Big issues of the day (as well as of yesteryear) were confronted by the eager audience who got well and truly stuck into the merits of Margaret Thatcher and Jeremy Corbyn, the scale of the housing crisis and real value of money, and the worthiness of charity CEO’s enormous pay packets. It was Don Bishop who came away with the trophy for best Topic of the evening, with his analysis of his namesake Donald Trump’s first year in office.
How could we possibly follow this? Well in true Wimbledon Speaker Club-style we did just that with an engaging second half that saw Neil give his Level 4 speech, which saw him have to focus on the use of gestures and body language. Neil made a great choice of subject matter for the speech – overcoming his fear of scuba diving – which saw him able to use a wide array of gestures as he described being fitted with his diving kit and making the leap overboard! Sam evaluated Neil’s speech and gave him a solid pass, but with encouragement to take the stabilisers off and dispense of the lectern for future speeches.
Lissy then followed with an education session on the best way to structure a speech. As one would expect with such an experienced public speaker, Lissy gave us all some invaluable advice on the most engaging and logical ways to get from A-Z in speech structure and cleverly used props and a reference to the tale of Little Red Riding Hood in order to illustrate her key points.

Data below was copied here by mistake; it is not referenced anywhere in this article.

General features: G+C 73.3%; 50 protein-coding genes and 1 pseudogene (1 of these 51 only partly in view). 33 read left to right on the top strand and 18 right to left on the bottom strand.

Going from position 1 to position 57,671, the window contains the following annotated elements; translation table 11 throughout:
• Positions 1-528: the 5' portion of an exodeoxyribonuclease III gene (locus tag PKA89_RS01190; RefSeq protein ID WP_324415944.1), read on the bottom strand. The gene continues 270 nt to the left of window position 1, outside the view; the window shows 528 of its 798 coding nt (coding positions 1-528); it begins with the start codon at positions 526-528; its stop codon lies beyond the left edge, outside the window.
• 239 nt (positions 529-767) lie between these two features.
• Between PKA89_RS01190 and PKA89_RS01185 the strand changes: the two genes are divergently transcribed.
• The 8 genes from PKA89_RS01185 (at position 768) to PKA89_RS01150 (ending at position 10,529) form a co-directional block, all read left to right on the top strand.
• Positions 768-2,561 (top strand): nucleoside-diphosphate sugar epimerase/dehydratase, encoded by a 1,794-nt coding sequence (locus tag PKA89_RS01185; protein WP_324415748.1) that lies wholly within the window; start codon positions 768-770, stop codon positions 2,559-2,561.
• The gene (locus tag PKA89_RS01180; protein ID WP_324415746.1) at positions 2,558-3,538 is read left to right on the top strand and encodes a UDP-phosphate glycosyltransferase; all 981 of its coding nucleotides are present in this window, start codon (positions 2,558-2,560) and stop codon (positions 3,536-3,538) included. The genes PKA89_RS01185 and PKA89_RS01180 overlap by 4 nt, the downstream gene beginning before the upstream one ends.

It was left to Phillipe to round off the evening with the general evaluation which he did so in fine style and heralding the meeting as a roaring success! And with that, the audience made their way next door to the pub to enjoy a post-meeting tipple!
We look forward to meeting once again on Wednesday 13th December (kick off 7.30pm) for the annual speech competition and for more practice and progress! Everyone welcome – especially new visitors!
*Shhhhhh don’t tell the ASC!
At a recent meeting, Club Founder, Debra Owen-Hughes gave us all some valuable advice regarding the role of Topics Evaluator. The challenging task of Topics Evaluation becomes even more challenging when there are a large number of people who have taken part in the topics session and only a 10-minute set period to conduct the evaluation. Here were Debra’s main points:
1. Don’t run over time. Count how many speakers you have and work out how you can get it into 10 minutes. Begin with a brief reflection on the Chairing of and choice of topics and then get going with the speakers. Leave out any of the more experienced speakers and you can always include them later if you have spare time. Or, you could exclude anyone with a speaking role in the second half as they will be evaluated elsewhere in the meeting. One good tip would be to list and evaluate the new speakers on one page, and the ‘older’ speakers on another so they are clearly defined and you can move on to the second page only if there is time.
2. Depending on the time available, mention only 3 things per person at most. If you make a point for improvement, include a suggestion for how to improve, don’t just point it out. Everything needs a solution or an idea about how to change it.
3. Be adaptable and flexible and keep it brief. Better to say too little than too much, and if you’re feeling the time constraints, offer a single point well made.